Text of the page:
Four things we learnt from the Netherlands' victory over Qatar
Netherlands players celebrate after Frenkie de Jong scored their second goal in their 2-0 Group A win over Qatar at the 2022 World Cup: Anne-Christine Poujoulat/AFP via Getty Images

Oranje were rarely tested by a largely timid Qatar, who became the first host nation to go out without gaining a single point, but the Netherlands still displayed several traits that could serve them well in the knockout stages.

Senegal were the other nation to go through from Group A, courtesy of their 2-1 win over Ecuador in a game that kicked-off at the same time.

The African champions will face England in the last 16 on Sunday night, after the Three Lions’ 3-0 win over Wales later on Tuesday saw them finish top of Group B.

The Dutch, meanwhile, now know that they will face the USA in their round of 16 match at the Khalifa International Stadium on Saturday, after Gregg Berhalter’s team beat Iran 1-0 to progress from Group B in second place.

  • Gakpo comes to the fore again

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It’s now three goals in three World Cup finals matches for the PSV Eindhoven youngster – making him the tournament’s joint top-scorer, at time of writing, alongside Enner Valencia, Kylian Mbappé and Marcus Rashford.

This latest effort also saw him complete a ‘perfect hat-trick’ of group stage goals.

After a brave header in the 2-0 victory over Senegal and a thumping left-footed drive in the 1-1 draw with Ecuador, he capped a clever exchange of passes with Davy Klaassen with a brilliantly accurate right-footed drive from 18 yards here.

Each goal has been an opener. Each goal has been wonderfully different.

And those factors feel like they highlight much of what has been so good about Gakpo so far at this tournament.

He scores goals that matter – and in various different ways.

Having already found the net 13 times for PSV this season, it is increasingly evident why the 23-year-old is attracting the attention of so many top clubs around Europe.

A genuine difference-maker – and a highly flexible one.

  • Klaassen impactful under the radar 

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Ahead of the tournament, the former Everton man likely wouldn’t have been seen by many as a key cog in the Netherlands machine. It is looking increasingly like he is very much that, however.

The 29-year-old has had a hand in four of their five goals at the tournament so far, having scored the second after coming off the bench against Senegal, teed-up Gakpo’s openers against both Ecuador and Qatar, and put in the cross that led to De Jong getting on the scoresheet against the hosts.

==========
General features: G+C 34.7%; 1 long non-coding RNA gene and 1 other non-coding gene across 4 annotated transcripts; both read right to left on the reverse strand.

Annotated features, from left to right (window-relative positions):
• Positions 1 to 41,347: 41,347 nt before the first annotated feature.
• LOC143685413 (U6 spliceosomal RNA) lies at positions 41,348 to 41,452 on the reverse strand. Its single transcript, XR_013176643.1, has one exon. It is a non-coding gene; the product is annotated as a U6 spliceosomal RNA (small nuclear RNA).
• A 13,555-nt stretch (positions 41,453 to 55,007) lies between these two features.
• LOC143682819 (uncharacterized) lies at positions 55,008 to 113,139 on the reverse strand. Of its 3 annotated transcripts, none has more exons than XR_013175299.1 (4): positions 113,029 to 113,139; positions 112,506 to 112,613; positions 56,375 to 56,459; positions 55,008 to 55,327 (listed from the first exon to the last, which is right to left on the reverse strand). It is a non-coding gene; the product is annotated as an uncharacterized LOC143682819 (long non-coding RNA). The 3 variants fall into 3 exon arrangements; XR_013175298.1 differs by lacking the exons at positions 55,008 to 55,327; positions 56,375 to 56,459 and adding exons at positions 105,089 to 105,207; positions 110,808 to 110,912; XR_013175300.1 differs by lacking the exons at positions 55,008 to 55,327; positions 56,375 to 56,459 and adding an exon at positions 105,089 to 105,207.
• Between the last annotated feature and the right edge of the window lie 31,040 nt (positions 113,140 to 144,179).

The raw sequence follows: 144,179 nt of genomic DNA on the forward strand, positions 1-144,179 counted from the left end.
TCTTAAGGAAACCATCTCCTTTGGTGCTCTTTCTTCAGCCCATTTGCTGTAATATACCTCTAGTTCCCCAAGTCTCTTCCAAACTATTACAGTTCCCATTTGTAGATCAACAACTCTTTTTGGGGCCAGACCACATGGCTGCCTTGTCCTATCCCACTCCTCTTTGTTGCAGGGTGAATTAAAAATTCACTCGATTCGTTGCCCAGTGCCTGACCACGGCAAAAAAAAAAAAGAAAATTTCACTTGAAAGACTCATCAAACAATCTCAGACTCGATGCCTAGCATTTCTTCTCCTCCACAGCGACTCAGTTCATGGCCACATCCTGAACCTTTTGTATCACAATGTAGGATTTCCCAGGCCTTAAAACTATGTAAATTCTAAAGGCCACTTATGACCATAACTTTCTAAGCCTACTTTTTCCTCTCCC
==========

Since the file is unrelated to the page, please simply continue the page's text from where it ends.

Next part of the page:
That Klaassen was named player of the match on Tuesday perhaps reflects the increasing recognition of his influence.

Since 2020, he has been back at Ajax – and he hasn’t actually been a regular starter there in recent weeks. After coming on at 0-0 in the 2-0 success against Senegal, though, Van Gaal appears to have liked the look of him in that role just behind the front-two.

No wonder, given those goal-involvement numbers. He has knitted play together and crafted openings with a consistent intelligence.

Him playing there also allows Gakpo to operate within the front-two, after he started the first game in the role that Klaassen is currently occupying.

  • Qatar lacking incision

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Once again, the hosts had good moments and displayed some encouraging traits, but there appeared exceedingly little in the way of cutting edge.

That is reflected by the fact that their average Expected Goals rating across their three group games was 0.47. There simply hasn’t been enough in the way of threat or clear-cut chances.

They have rarely been overwhelmed by opposition pressure, but they never truly seemed to have either Ecuador, Senegal or the Netherlands on the back foot.

The front-two of Almoez Ali and Akram Afif – their key attacking outlets – looked encouraging in flashes but appeared to have their influence all too easily limited within each of the three group matches.

  • Promising elements to build on

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There have still, however, been some good signs. With this tournament being Qatar’s first World Cup finals appearance, stepping up to this level was always going to be a challenge.

Some of the elements that helped build optimism for them in recent years and months were visible. They often looked neat and tidy in possession and very capable of retaining the ball for a good period of time.

That, needless to say, tends to be a valuable trait in international football. What didn’t come with it, though, was an ability to genuinely impose themselves on any of their three matches or opponents.

Whether it be varying their game and going direct more regularly or putting more emphasis on positive aggression both in and out of possession, they now look like they need to develop a more rounded approach that can ask difficult questions of opponents. 

This tournament has been undeniably disappointing for them, but it may well prove a helpful experience in the long run.